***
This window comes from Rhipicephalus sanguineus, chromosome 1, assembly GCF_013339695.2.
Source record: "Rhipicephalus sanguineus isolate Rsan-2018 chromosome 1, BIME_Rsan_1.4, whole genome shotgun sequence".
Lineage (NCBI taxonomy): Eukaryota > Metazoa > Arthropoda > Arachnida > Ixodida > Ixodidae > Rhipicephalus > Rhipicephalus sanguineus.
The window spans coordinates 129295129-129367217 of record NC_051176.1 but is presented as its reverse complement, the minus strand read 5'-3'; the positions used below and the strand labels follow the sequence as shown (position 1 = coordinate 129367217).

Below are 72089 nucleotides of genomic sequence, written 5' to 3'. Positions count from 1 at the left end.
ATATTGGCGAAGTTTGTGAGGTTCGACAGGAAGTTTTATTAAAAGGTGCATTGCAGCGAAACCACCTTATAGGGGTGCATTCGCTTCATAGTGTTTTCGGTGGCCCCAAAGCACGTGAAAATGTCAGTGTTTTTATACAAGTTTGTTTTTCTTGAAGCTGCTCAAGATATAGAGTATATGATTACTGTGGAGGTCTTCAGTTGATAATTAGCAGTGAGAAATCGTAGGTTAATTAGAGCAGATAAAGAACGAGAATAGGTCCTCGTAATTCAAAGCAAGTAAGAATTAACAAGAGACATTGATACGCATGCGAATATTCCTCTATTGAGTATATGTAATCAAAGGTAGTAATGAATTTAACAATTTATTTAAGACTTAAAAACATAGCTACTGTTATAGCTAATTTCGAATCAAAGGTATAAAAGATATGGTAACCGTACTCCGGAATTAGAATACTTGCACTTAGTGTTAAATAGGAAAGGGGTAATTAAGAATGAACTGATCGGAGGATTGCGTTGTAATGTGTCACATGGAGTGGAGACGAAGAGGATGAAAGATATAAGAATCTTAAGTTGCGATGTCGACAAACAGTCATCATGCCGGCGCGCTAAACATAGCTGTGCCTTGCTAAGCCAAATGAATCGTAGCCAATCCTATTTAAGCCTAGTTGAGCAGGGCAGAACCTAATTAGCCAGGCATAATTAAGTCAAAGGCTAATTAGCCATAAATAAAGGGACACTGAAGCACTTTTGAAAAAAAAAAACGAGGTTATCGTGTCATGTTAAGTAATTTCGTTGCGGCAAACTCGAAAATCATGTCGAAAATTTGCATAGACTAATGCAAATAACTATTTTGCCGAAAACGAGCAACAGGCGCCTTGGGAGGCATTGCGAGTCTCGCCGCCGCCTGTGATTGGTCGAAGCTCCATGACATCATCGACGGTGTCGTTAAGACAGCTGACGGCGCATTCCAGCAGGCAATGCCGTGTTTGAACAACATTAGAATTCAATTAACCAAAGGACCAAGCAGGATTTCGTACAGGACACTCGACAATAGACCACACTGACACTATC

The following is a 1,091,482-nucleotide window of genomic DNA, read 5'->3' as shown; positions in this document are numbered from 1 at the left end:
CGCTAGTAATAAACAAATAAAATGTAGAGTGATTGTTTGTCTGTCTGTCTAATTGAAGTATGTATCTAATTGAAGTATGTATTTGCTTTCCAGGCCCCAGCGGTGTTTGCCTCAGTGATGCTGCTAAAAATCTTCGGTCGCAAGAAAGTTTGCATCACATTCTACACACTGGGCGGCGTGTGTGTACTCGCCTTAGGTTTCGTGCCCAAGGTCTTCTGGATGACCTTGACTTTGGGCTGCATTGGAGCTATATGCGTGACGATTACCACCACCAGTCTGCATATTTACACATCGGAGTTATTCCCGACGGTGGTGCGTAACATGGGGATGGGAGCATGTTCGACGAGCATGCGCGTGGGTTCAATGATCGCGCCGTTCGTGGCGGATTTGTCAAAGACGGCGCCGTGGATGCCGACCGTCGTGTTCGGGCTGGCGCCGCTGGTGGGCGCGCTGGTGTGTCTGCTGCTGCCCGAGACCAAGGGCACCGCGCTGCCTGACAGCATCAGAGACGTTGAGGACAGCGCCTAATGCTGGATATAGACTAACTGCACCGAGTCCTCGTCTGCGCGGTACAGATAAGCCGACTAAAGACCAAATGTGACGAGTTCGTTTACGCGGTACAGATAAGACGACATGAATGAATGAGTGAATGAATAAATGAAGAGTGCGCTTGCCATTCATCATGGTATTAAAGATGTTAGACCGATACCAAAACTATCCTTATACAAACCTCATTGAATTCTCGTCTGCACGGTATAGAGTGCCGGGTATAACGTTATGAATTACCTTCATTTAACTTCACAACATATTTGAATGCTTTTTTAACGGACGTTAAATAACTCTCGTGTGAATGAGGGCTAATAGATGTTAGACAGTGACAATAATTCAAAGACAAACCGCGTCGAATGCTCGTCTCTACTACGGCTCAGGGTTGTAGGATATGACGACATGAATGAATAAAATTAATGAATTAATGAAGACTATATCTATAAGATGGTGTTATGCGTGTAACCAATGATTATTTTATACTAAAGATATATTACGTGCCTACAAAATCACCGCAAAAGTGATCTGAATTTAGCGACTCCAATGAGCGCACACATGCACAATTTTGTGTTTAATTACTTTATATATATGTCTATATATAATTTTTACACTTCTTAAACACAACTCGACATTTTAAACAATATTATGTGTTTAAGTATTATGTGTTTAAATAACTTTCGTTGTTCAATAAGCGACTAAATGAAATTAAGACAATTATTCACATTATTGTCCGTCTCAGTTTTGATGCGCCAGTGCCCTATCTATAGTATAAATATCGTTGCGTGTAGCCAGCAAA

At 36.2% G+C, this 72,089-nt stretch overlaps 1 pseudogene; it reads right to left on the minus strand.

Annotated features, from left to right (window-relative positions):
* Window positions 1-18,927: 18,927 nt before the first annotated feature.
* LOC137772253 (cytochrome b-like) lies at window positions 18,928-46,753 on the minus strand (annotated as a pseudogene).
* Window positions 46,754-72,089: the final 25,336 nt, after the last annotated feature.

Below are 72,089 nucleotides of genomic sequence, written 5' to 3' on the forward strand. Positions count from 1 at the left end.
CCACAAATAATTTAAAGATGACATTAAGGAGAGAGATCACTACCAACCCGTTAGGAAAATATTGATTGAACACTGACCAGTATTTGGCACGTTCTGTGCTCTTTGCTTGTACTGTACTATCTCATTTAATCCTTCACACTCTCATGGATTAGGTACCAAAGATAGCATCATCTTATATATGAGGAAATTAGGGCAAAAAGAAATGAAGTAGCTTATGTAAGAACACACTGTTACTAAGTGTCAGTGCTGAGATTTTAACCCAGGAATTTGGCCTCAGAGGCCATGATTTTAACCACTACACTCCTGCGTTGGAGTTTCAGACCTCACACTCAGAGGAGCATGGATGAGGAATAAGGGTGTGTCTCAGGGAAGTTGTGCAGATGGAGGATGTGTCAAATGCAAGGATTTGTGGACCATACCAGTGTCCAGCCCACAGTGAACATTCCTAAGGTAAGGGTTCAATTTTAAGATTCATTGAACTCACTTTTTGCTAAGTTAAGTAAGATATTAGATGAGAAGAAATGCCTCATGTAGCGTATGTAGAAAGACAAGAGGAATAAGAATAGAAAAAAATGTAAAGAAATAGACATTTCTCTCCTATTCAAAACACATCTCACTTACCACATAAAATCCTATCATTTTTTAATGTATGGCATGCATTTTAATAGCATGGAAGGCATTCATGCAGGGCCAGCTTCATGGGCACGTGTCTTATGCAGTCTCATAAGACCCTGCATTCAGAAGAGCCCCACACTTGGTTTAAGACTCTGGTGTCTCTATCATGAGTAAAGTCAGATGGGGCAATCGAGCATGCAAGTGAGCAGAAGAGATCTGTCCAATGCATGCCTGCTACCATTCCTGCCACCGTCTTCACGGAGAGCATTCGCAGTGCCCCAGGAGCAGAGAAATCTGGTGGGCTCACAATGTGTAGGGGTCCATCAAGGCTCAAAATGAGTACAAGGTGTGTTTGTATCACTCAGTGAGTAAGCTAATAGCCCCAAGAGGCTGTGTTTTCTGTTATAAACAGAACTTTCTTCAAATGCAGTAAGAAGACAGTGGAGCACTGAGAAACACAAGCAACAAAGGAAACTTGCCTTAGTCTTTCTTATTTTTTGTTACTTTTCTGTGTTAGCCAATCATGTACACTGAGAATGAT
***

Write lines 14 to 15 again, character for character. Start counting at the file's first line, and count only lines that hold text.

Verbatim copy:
Below are 72,089 nucleotides of genomic sequence, written 5' to 3' on the forward strand. Positions count from 1 at the left end.
CCACAAATAATTTAAAGATGACATTAAGGAGAGAGATCACTACCAACCCGTTAGGAAAATATTGATTGAACACTGACCAGTATTTGGCACGTTCTGTGCTCTTTGCTTGTACTGTACTATCTCATTTAATCCTTCACACTCTCATGGATTAGGTACCAAAGATAGCATCATCTTATATATGAGGAAATTAGGGCAAAAAGAAATGAAGTAGCTTATGTAAGAACACACTGTTACTAAGTGTCAGTGCTGAGATTTTAACCCAGGAATTTGGCCTCAGAGGCCATGATTTTAACCACTACACTCCTGCGTTGGAGTTTCAGACCTCACACTCAGAGGAGCATGGATGAGGAATAAGGGTGTGTCTCAGGGAAGTTGTGCAGATGGAGGATGTGTCAAATGCAAGGATTTGTGGACCATACCAGTGTCCAGCCCACAGTGAACATTCCTAAGGTAAGGGTTCAATTTTAAGATTCATTGAACTCACTTTTTGCTAAGTTAAGTAAGATATTAGATGAGAAGAAATGCCTCATGTAGCGTATGTAGAAAGACAAGAGGAATAAGAATAGAAAAAAATGTAAAGAAATAGACATTTCTCTCCTATTCAAAACACATCTCACTTACCACATAAAATCCTATCATTTTTTAATGTATGGCATGCATTTTAATAGCATGGAAGGCATTCATGCAGGGCCAGCTTCATGGGCACGTGTCTTATGCAGTCTCATAAGACCCTGCATTCAGAAGAGCCCCACACTTGGTTTAAGACTCTGGTGTCTCTATCATGAGTAAAGTCAGATGGGGCAATCGAGCATGCAAGTGAGCAGAAGAGATCTGTCCAATGCATGCCTGCTACCATTCCTGCCACCGTCTTCACGGAGAGCATTCGCAGTGCCCCAGGAGCAGAGAAATCTGGTGGGCTCACAATGTGTAGGGGTCCATCAAGGCTCAAAATGAGTACAAGGTGTGTTTGTATCACTCAGTGAGTAAGCTAATAGCCCCAAGAGGCTGTGTTTTCTGTTATAAACAGAACTTTCTTCAAATGCAGTAAGAAGACAGTGGAGCACTGAGAAACACAAGCAACAAAGGAAACTTGCCTTAGTCTTTCTTATTTTTTGTTACTTTTCTGTGTTAGCCAATCATGTACACTGAGAATGAT